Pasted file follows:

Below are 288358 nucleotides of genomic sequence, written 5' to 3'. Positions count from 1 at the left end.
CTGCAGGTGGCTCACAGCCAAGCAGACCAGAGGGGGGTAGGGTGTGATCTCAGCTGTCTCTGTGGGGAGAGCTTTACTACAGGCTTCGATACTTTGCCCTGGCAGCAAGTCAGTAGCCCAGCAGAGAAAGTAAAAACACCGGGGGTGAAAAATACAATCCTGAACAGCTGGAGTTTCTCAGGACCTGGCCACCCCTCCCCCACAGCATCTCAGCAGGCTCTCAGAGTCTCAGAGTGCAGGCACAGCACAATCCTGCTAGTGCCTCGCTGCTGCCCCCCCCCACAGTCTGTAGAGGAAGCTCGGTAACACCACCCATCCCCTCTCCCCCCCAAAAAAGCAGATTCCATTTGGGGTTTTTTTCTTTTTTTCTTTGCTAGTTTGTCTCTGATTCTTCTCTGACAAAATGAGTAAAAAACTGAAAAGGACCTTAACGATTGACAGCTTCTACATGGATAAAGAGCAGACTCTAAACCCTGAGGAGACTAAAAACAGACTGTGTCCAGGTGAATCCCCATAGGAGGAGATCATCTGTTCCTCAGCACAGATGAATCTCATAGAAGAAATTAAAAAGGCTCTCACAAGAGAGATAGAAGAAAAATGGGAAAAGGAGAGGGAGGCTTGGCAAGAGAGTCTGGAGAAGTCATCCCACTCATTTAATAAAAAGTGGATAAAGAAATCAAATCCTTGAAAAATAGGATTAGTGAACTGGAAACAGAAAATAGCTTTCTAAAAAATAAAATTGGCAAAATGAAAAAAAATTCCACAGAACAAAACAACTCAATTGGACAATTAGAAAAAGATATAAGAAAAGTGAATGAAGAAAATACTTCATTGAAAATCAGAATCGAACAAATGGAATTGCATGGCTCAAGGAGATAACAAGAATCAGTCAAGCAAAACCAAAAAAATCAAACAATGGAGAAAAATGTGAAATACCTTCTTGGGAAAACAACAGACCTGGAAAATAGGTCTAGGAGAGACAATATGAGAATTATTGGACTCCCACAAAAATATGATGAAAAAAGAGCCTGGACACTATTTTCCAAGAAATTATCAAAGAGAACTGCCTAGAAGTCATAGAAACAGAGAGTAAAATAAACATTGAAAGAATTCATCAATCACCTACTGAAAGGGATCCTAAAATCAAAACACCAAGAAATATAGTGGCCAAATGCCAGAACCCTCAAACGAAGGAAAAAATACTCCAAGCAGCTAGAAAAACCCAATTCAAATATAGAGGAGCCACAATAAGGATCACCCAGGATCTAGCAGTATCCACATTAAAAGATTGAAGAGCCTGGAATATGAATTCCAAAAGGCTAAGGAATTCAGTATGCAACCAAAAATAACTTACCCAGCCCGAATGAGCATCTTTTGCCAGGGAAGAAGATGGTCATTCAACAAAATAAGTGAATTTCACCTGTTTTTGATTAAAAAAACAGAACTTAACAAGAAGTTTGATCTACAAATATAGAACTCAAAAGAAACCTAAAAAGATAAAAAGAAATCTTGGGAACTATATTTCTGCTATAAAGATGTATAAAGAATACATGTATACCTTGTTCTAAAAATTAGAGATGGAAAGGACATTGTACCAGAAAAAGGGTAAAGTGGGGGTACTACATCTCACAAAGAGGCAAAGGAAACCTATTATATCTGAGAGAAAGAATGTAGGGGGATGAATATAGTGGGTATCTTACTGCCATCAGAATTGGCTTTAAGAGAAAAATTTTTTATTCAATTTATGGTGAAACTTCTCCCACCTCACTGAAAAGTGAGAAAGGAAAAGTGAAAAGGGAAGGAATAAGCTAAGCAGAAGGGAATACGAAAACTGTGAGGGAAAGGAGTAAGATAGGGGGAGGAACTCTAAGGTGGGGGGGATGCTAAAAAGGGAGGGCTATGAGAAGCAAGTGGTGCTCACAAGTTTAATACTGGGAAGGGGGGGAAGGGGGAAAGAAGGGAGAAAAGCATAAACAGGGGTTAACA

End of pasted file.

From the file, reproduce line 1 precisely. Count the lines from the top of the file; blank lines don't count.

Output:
Below are 288358 nucleotides of genomic sequence, written 5' to 3'. Positions count from 1 at the left end.